In 1995 the province of Brabant was split into Flemish Brabant, the Brussels Capital Region, and Walloon Brabant to correspond to the national divisions of Flanders, Brussels and Wallonia.
Walloon Brabant is rich in places of historical and cultural interest. The countryside is dotted with castles, many of which are open to the public. Museums and historic buildings abound in every town. It is a place where a lot of history has happened, including Napoleon’s last battles. Waterloo is the site of the most famous of these and continues to be a huge draw for visitors to the region.
Walloon Brabant is located in the low-lying central region of the country, but its southern part rises about 165 metres above sea level. The Senne, Dyle and Gette rivers cross the province and flow northward.
With only one arrondissement (Nivelles), Walloon Brabant is the smallest province in Wallonia. But this French-speaking segment of the former duchy of Brabant is also the richest province in Belgium. One of its communes, the semi-rural Lasne, is the wealthiest in the country as measured by the average income per capita.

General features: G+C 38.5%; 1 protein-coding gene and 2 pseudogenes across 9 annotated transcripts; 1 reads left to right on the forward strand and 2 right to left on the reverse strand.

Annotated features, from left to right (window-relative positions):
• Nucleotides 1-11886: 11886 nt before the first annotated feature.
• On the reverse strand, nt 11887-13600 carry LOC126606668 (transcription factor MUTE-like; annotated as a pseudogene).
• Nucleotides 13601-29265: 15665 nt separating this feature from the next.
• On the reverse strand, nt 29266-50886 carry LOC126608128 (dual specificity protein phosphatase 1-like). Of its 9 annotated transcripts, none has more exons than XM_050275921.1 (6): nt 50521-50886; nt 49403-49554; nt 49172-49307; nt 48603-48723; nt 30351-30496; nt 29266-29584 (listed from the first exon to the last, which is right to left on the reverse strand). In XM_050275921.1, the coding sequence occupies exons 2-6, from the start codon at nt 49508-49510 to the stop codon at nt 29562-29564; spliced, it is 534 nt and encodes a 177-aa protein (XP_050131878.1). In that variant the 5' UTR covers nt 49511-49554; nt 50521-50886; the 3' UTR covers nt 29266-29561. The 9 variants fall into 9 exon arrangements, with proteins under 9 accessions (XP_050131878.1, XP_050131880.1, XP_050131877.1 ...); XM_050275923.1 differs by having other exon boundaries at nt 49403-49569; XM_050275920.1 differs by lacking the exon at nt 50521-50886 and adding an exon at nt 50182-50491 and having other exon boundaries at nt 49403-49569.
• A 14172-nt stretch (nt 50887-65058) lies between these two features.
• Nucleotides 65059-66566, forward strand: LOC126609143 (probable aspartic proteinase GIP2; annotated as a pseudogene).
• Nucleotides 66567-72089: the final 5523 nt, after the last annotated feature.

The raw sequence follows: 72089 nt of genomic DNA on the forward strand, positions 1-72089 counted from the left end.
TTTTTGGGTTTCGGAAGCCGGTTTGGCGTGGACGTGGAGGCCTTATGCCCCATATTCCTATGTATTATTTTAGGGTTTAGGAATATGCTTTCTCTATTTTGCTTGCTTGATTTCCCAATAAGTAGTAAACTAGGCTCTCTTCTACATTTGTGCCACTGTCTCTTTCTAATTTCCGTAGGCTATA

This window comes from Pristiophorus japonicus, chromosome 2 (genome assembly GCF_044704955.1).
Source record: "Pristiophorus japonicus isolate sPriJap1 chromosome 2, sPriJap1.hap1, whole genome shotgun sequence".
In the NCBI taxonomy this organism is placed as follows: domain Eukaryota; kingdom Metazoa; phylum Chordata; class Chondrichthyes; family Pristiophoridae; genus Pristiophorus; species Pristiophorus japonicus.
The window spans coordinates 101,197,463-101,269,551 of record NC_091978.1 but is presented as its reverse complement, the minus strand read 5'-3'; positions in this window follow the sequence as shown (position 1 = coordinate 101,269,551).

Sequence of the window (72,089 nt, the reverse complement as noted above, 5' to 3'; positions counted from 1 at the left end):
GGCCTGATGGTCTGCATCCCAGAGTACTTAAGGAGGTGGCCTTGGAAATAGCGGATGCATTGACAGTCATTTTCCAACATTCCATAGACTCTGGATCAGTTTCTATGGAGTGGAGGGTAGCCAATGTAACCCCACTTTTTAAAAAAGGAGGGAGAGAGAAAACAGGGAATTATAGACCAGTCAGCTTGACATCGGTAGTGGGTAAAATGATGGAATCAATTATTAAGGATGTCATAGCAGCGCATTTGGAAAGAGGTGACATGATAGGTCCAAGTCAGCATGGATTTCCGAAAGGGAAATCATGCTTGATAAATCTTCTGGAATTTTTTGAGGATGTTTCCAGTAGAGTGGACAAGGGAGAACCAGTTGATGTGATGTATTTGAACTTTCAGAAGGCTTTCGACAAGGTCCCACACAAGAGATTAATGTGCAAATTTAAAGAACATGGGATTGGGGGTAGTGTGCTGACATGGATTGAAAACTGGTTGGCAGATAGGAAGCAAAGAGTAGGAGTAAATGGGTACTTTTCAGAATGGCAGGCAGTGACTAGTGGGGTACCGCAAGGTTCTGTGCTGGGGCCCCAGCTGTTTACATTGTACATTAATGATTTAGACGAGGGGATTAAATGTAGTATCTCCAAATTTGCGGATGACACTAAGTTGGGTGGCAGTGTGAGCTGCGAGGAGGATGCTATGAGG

Three-quarters of the province’s workforce are employed in the services sector. The province owes its healthy economy in large part to the success of technology industries and the growth of small and medium businesses. But older industries still thrive here: paper production, metalworking, agriculture and electromechanical engineering, and the province is working for the sustainable exploitation of its resources to avoid the degradation of its environment. One way it is doing this is by putting money into researching new methods at the Université Catholique de Louvain, which is located in the town of Louvain-la-Neuve and is the biggest employer in the province.
The capital of Walloon Brabant is the 750-year-old town of Wavre. The entrance of the country’s largest amusement park, Walibi (named after the areas of Wavre, Limal and Bierges) is in Wavre. A nearby water park, the Aqualibi, is also a popular attraction.
Wavre is another Belgian town that has a popular statue with folklore and superstitions attached to it. Wavre’s is Maca, the figure of a little boy trying to climb a wall. Touching the statue’s buttocks, say locals, will bring a year of good luck.